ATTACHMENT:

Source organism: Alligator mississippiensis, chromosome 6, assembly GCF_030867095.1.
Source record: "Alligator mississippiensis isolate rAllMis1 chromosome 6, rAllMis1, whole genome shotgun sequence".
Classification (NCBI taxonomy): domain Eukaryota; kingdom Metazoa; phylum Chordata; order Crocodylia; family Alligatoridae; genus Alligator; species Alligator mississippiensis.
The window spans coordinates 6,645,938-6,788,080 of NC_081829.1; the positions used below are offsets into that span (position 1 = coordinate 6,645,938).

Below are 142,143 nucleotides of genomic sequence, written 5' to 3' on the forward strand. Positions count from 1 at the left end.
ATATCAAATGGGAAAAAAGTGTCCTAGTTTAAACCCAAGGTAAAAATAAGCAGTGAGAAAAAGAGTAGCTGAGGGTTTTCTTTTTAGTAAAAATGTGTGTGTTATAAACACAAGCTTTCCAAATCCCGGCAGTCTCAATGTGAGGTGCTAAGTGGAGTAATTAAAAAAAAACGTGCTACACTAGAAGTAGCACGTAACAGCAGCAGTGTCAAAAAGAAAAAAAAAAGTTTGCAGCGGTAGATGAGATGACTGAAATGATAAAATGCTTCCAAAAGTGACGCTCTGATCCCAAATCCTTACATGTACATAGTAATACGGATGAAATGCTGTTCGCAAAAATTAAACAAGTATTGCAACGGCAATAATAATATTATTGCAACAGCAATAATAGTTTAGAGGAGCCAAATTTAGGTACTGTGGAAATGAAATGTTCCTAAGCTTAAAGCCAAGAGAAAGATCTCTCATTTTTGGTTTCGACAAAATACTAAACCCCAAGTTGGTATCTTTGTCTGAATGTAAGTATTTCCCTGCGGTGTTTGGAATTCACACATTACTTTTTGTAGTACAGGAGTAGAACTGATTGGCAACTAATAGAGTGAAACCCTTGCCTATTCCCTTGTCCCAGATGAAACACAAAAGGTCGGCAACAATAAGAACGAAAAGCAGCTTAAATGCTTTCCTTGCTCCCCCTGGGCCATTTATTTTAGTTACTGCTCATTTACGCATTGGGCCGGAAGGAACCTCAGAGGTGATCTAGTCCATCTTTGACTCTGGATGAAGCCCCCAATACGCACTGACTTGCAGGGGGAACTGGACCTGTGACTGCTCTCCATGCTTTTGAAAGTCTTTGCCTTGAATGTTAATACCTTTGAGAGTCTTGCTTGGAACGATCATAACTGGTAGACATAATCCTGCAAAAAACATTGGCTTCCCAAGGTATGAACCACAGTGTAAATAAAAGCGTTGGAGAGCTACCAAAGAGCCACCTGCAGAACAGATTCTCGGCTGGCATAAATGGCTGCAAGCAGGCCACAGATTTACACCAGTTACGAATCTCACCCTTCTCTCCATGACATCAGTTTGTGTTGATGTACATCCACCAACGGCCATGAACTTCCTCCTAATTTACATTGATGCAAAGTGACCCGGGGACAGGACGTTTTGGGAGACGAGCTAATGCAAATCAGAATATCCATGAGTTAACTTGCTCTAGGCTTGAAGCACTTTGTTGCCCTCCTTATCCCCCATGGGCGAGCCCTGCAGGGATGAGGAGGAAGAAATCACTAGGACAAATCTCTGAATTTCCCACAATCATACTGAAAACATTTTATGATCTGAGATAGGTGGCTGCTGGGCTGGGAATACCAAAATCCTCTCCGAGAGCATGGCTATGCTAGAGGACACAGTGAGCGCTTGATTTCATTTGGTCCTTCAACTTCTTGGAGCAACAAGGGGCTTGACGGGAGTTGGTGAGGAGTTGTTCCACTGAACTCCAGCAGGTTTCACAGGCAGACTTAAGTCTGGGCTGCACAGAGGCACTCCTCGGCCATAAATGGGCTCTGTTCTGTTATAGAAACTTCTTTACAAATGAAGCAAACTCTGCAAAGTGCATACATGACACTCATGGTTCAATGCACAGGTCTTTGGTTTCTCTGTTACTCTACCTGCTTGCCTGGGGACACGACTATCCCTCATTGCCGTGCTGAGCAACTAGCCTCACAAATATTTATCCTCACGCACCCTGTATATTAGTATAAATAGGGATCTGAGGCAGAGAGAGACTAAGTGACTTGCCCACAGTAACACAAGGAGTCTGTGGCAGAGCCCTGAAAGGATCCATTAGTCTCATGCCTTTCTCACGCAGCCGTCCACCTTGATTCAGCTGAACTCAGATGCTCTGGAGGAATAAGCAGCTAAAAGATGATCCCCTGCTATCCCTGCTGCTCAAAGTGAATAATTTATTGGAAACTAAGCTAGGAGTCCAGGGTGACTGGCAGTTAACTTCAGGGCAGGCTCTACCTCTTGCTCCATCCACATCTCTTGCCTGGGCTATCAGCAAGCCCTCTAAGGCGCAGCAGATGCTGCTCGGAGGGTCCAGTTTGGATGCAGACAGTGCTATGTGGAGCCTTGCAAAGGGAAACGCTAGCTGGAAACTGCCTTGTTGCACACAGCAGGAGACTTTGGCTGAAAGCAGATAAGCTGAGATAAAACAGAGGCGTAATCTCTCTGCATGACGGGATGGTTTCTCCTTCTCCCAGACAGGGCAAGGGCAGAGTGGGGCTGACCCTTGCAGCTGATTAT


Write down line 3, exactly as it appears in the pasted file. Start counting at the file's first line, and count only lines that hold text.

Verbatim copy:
Classification (NCBI taxonomy): domain Eukaryota; kingdom Metazoa; phylum Chordata; order Crocodylia; family Alligatoridae; genus Alligator; species Alligator mississippiensis.